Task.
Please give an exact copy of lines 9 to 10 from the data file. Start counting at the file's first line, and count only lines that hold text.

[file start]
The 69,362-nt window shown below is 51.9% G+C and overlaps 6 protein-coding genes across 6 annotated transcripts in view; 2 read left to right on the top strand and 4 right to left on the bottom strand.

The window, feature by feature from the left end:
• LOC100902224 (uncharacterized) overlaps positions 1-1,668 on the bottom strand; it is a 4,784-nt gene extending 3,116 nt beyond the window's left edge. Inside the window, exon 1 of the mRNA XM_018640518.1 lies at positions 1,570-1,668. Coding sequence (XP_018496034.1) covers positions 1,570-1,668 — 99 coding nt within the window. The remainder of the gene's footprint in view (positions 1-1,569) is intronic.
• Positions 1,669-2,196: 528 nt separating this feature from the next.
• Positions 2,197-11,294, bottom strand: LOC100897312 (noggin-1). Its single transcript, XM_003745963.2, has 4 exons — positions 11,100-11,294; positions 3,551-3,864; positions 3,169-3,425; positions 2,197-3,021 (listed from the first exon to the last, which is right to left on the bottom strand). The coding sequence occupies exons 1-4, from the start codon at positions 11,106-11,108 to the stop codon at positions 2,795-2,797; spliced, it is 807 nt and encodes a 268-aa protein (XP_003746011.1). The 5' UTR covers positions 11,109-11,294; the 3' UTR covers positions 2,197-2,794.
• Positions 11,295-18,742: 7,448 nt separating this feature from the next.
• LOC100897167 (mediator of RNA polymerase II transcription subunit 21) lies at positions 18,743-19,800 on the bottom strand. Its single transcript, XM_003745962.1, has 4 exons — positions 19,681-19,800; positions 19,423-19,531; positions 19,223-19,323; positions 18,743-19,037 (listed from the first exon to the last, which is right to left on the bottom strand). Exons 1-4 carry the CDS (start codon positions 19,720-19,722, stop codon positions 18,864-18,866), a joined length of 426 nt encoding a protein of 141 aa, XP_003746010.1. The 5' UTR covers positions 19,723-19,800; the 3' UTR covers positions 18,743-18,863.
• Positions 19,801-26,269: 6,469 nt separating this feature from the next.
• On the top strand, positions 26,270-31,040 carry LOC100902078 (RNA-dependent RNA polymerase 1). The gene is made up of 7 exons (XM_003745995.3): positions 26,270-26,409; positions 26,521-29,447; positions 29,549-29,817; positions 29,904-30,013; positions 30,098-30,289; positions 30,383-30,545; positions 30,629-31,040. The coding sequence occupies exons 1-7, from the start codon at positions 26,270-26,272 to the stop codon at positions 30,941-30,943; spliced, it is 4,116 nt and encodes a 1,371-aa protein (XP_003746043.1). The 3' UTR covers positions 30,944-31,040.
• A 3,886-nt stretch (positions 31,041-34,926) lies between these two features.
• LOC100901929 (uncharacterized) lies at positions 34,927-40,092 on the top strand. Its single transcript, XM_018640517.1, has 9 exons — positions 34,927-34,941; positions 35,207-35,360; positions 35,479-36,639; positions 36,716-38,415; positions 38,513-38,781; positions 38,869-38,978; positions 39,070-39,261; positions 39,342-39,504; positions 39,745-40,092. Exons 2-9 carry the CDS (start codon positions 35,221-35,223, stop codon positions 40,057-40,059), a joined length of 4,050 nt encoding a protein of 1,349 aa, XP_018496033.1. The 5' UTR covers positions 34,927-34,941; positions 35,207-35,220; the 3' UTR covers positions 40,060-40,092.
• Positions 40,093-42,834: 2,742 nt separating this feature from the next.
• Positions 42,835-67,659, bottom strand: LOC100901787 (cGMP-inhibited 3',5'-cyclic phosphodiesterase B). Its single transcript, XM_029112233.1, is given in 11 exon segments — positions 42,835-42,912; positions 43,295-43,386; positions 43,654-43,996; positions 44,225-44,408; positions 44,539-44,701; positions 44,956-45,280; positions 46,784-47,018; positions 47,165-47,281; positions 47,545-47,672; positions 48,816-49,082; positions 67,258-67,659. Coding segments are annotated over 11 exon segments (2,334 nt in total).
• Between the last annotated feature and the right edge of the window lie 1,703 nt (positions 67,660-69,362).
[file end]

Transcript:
• On the top strand, positions 26,270-31,040 carry LOC100902078 (RNA-dependent RNA polymerase 1). The gene is made up of 7 exons (XM_003745995.3): positions 26,270-26,409; positions 26,521-29,447; positions 29,549-29,817; positions 29,904-30,013; positions 30,098-30,289; positions 30,383-30,545; positions 30,629-31,040. The coding sequence occupies exons 1-7, from the start codon at positions 26,270-26,272 to the stop codon at positions 30,941-30,943; spliced, it is 4,116 nt and encodes a 1,371-aa protein (XP_003746043.1). The 3' UTR covers positions 30,944-31,040.
• A 3,886-nt stretch (positions 31,041-34,926) lies between these two features.